Potassium silicate: a new organic tool for the control of citrus postharvest green mold
Since 2010, potassium silicate (PSi, K2SiO3) is included in the list of synthetic substances allowed for use in organic crop production in the USA. Thus, the curative activity of postharvest treatments with PSi against one of the most economically important citrus postharvest diseases, green mold caused by the fungus Penicillium digitatum, was evaluated in laboratory trials. Oranges (Citrus sinensis L. 'Lane Late') were artificially inoculated in rind wounds with the pathogen and 24 h later immersed in aqueous solutions of 90 mM PSi at 20 or 50°C for 60 or 150 s. This PSi concentration was selected as the most effective in previous in vivo primary screening tests. Treated fruit were incubated for 7 days at 20°C, and then disease incidence (% of infected wounds) and severity (lesion diameter) were recorded. Dips at 20°C for 60 s were selected as the most effective and practical treatment conditions. These treatments were then applied to 'Valencia' oranges inoculated 24 h before and subsequently stored at 5°C and 90% RH for up to 6 weeks. Control fruit were dipped in water. At the end of the cold storage, PSi dips significantly reduced the incidence of green mold by 45% with respect to control fruit. Lesion diameter at the end of the cold storage was 200 and 98 mm on control and PSi-treated oranges, respectively. In conclusion, postharvest PSi treatment showed potential as a new reduced-risk chemical treatment for cost-effective control of citrus green mold. It can be of use in integrated disease management programs to replace or reduce the use of conventional postharvest fungicides.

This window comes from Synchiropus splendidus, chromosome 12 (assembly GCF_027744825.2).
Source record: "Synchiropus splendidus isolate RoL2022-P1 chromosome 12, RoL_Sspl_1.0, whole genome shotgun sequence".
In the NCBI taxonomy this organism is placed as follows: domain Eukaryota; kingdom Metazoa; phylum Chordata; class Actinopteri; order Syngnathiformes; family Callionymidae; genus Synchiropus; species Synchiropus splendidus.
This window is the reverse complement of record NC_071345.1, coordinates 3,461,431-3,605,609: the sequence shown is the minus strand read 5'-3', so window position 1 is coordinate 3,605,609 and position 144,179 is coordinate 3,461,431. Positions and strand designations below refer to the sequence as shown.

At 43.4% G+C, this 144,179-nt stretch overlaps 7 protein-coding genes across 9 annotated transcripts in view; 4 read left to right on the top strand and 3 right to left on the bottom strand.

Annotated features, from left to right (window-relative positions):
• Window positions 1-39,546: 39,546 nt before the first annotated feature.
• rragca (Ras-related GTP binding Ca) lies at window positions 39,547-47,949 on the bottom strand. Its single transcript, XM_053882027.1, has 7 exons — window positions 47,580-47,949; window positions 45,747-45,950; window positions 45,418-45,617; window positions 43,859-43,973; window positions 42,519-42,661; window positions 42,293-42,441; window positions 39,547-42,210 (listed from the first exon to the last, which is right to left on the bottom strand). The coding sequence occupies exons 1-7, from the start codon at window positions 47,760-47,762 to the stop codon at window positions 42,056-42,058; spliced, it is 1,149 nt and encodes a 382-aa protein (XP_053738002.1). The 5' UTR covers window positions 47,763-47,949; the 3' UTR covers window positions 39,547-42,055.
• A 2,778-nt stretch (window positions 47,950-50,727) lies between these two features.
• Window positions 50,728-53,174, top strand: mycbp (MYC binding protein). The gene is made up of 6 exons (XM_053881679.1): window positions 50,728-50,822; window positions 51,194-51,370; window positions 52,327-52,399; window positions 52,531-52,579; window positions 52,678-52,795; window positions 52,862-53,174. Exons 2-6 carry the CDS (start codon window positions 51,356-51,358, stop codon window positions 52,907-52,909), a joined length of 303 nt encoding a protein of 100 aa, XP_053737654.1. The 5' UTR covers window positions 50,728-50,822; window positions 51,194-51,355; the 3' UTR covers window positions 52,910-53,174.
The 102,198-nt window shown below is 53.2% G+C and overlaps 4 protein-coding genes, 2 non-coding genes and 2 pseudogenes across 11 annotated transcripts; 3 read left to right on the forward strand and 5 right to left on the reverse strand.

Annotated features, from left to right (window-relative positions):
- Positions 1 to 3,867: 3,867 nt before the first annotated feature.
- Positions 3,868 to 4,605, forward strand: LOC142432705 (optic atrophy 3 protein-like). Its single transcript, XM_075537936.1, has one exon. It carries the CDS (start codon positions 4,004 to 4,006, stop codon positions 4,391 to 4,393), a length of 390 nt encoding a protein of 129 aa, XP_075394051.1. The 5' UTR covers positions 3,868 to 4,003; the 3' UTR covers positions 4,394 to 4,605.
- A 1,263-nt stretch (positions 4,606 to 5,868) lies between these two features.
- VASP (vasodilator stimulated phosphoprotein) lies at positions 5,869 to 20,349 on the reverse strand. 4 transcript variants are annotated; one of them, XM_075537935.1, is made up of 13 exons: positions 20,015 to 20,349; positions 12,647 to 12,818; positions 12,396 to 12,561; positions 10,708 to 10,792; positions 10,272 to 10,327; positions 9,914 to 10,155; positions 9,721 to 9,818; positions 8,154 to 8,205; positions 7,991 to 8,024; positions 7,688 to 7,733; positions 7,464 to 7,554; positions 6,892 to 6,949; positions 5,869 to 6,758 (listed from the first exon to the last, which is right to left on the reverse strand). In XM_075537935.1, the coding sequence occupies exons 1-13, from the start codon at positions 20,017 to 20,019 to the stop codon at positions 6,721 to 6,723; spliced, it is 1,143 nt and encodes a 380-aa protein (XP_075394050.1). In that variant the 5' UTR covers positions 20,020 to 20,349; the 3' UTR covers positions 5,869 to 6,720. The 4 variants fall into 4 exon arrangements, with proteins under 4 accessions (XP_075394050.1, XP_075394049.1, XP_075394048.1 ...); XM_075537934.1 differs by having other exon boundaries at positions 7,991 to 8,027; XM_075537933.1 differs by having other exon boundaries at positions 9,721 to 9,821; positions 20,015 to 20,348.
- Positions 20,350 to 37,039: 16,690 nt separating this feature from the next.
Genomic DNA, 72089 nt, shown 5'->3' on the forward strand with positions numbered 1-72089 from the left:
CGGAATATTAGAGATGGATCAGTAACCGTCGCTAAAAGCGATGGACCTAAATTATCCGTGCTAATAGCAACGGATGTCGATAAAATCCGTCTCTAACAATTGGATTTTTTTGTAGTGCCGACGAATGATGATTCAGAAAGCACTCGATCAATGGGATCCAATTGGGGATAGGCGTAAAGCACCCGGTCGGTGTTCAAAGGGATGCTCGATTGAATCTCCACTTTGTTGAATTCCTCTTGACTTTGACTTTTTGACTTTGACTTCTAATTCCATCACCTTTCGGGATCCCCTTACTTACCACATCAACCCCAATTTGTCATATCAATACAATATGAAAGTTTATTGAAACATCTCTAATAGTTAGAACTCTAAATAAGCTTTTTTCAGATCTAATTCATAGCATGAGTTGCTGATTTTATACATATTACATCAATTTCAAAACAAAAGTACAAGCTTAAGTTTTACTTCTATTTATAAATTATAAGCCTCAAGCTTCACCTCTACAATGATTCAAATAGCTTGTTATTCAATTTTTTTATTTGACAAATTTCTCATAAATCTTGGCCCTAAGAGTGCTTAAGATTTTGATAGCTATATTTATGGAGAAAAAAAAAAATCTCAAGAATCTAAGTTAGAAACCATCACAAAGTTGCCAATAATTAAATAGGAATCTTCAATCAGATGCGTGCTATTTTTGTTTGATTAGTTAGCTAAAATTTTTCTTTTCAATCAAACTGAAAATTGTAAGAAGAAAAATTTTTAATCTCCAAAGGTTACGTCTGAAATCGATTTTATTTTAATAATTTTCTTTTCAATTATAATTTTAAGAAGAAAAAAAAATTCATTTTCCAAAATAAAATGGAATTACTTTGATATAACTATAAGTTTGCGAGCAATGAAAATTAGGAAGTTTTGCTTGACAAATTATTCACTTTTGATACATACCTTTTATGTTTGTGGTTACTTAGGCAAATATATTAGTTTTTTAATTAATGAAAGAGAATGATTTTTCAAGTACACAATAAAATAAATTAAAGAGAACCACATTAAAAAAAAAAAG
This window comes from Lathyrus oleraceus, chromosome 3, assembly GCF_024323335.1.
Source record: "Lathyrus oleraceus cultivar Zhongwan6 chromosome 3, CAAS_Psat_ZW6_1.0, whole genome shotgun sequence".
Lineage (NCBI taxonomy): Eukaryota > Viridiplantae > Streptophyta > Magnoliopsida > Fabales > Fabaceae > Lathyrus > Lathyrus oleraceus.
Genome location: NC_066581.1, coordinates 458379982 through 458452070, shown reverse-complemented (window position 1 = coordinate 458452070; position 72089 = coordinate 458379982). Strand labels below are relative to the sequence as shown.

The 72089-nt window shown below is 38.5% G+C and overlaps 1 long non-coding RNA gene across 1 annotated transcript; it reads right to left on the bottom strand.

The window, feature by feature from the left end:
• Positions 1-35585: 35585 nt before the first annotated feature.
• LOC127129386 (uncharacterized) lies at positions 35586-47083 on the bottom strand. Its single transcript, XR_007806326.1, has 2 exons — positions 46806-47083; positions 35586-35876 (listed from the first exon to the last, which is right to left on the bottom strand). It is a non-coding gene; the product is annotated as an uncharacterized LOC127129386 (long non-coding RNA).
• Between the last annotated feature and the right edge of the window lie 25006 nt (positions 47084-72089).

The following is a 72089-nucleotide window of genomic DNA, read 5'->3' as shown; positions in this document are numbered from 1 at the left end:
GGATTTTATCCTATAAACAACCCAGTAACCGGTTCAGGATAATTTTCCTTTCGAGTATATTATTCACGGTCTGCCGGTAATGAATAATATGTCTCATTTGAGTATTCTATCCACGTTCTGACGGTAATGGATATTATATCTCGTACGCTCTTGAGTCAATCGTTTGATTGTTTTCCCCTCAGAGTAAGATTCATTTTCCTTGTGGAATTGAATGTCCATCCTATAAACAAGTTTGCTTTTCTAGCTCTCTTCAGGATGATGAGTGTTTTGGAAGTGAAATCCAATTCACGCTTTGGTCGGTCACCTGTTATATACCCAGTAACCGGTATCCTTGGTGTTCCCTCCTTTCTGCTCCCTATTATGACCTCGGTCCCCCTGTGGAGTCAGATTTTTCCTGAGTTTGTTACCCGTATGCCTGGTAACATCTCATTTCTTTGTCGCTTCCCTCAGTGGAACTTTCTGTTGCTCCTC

Moscoso-Ramírez, P.A. and Palou, L. (2016). Potassium silicate: a new organic tool for the control of citrus postharvest green mold. Acta Hortic. 1144, 287-292
citrus, postharvest decay, green mold, alternative means